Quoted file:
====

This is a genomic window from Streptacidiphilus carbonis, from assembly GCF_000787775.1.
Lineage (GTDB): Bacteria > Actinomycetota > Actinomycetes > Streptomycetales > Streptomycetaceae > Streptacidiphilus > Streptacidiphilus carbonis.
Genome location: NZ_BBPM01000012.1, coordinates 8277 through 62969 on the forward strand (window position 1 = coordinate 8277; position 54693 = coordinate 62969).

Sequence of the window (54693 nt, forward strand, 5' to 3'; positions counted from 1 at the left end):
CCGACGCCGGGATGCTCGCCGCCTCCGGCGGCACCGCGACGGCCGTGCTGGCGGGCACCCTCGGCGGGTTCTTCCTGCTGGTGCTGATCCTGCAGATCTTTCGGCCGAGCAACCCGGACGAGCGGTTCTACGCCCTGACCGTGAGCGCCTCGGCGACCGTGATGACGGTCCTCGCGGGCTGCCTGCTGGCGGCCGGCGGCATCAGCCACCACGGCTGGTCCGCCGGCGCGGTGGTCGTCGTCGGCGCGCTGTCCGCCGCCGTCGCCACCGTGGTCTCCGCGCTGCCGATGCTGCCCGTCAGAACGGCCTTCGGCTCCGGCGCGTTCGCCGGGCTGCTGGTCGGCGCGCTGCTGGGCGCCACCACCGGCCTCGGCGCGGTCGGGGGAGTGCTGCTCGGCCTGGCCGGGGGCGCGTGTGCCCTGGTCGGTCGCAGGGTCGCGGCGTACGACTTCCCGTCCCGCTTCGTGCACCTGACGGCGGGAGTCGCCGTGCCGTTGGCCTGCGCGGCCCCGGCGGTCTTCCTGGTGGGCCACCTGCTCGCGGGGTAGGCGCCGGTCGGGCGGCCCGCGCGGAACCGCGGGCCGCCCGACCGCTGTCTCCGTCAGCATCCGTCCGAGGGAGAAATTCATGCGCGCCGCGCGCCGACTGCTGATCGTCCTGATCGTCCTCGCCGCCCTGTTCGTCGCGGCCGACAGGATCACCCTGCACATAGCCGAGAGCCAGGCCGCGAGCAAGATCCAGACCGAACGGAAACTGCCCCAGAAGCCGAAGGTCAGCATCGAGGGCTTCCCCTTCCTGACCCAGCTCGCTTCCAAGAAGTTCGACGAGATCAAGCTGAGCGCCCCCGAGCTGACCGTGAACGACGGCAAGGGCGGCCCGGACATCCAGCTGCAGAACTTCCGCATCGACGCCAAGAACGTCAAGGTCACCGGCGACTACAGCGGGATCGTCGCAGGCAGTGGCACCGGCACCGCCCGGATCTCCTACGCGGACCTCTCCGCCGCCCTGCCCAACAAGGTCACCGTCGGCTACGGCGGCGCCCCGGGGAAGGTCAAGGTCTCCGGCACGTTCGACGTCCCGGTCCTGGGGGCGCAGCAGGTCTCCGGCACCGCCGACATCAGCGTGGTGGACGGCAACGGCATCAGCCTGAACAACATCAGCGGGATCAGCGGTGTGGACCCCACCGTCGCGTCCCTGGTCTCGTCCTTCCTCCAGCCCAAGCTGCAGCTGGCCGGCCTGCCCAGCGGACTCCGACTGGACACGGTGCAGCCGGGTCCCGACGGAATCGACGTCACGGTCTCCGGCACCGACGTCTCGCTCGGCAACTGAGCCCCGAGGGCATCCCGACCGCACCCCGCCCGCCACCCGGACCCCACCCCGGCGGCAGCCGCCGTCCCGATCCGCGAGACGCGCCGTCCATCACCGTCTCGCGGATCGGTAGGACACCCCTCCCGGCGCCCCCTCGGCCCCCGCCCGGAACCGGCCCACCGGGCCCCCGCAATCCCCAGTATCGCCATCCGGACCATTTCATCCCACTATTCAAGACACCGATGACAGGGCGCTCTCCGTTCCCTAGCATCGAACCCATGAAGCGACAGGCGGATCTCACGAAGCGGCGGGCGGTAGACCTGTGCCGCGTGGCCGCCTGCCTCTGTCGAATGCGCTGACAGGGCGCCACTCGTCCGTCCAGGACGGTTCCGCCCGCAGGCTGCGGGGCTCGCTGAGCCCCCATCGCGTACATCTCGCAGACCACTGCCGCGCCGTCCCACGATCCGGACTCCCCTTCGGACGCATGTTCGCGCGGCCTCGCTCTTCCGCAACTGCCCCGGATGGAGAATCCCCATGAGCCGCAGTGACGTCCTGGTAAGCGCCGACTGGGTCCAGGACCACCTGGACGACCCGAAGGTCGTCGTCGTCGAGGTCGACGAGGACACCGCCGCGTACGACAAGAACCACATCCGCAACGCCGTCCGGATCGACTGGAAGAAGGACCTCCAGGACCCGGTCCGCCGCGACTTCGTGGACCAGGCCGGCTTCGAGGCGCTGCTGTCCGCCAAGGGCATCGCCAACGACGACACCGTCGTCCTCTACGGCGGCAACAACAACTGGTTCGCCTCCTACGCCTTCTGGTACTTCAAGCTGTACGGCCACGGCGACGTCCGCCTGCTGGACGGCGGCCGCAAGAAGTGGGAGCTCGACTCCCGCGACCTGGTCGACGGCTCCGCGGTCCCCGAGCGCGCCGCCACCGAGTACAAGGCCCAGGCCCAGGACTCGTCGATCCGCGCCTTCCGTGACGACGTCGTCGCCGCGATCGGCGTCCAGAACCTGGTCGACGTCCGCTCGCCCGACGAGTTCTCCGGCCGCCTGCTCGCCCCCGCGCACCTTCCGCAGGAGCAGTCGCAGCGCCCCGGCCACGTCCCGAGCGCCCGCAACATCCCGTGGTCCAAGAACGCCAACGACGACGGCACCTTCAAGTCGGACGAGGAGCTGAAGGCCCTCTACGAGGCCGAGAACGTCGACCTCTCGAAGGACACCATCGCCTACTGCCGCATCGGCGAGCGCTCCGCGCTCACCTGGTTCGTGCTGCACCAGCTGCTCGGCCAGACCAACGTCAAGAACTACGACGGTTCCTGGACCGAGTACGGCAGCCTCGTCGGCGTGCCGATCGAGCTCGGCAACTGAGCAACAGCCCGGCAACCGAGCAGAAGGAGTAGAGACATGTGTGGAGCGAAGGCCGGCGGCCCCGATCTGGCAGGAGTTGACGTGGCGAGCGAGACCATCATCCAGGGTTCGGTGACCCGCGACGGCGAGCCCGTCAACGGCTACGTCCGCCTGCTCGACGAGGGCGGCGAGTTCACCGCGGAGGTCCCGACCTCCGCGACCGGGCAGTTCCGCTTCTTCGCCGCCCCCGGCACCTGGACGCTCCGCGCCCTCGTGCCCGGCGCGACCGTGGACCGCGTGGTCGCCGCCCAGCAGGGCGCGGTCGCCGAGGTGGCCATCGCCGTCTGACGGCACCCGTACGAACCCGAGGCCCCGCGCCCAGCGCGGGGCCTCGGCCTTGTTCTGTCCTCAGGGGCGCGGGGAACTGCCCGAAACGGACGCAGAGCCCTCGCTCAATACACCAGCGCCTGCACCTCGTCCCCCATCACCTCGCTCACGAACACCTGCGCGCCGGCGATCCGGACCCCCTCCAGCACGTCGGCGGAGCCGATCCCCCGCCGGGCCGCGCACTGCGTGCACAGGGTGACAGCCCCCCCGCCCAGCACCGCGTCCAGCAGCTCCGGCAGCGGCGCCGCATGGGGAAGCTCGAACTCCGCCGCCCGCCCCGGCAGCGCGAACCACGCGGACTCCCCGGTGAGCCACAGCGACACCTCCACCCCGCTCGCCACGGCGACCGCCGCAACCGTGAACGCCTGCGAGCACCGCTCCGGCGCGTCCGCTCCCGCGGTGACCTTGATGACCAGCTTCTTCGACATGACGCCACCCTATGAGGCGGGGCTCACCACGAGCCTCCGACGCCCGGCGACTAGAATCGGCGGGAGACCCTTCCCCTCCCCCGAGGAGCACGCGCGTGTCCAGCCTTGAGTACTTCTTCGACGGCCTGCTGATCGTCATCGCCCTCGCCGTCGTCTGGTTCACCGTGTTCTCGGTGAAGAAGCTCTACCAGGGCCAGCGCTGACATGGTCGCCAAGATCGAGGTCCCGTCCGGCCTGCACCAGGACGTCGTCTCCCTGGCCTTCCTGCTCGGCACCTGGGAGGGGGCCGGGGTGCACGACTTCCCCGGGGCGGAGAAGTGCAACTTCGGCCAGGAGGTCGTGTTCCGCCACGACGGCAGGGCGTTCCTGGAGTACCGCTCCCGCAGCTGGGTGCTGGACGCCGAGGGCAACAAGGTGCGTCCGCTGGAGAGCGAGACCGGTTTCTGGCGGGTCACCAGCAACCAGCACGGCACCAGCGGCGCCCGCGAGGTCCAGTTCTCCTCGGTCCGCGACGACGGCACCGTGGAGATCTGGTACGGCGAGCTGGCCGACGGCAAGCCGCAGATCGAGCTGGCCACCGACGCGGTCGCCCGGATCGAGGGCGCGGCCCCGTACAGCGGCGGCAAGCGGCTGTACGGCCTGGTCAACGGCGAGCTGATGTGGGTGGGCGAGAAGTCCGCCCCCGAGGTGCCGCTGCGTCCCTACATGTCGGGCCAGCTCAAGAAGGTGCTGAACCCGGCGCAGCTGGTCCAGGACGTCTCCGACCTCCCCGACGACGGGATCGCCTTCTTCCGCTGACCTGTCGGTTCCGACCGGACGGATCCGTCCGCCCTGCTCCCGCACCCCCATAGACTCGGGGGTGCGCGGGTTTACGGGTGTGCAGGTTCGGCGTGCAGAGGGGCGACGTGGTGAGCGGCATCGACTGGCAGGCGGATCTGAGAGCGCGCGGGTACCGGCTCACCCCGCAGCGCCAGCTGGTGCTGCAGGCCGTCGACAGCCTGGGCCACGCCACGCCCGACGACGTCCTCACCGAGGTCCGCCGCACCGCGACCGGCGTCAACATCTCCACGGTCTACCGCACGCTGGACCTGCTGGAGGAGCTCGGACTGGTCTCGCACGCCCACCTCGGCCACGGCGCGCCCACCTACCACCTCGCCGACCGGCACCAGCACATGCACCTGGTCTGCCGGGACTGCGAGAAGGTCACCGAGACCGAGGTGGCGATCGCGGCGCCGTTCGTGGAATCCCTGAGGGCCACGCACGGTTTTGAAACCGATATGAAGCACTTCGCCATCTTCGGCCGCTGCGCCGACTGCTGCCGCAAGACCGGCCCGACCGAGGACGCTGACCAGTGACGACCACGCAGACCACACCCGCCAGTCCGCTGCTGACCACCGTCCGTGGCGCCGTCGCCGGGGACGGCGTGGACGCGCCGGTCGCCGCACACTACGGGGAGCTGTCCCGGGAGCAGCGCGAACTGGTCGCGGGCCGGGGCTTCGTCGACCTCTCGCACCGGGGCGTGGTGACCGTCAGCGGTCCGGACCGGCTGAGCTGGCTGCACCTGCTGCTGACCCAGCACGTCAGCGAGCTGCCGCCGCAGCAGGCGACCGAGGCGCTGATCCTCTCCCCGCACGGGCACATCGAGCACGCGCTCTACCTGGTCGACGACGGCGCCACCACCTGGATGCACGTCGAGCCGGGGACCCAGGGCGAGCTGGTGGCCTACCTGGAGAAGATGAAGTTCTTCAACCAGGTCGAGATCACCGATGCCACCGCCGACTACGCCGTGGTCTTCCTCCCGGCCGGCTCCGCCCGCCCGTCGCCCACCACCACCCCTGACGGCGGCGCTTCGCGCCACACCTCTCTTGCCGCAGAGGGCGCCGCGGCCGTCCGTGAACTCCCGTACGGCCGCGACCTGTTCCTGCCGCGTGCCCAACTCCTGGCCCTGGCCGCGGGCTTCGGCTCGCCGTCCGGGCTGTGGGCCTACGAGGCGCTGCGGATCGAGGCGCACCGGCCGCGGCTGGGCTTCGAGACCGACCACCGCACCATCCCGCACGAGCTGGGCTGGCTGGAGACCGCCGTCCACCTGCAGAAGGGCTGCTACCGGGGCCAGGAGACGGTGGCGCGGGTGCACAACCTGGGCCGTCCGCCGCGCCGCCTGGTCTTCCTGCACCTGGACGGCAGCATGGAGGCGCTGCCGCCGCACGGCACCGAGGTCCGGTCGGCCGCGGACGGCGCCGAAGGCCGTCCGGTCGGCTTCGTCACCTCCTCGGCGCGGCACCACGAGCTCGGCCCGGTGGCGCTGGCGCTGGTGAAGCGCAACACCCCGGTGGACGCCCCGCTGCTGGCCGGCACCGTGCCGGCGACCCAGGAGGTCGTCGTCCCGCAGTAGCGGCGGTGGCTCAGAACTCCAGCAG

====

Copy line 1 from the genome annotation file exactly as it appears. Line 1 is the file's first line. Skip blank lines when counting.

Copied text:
This is a genomic window from Streptacidiphilus carbonis, from assembly GCF_000787775.1.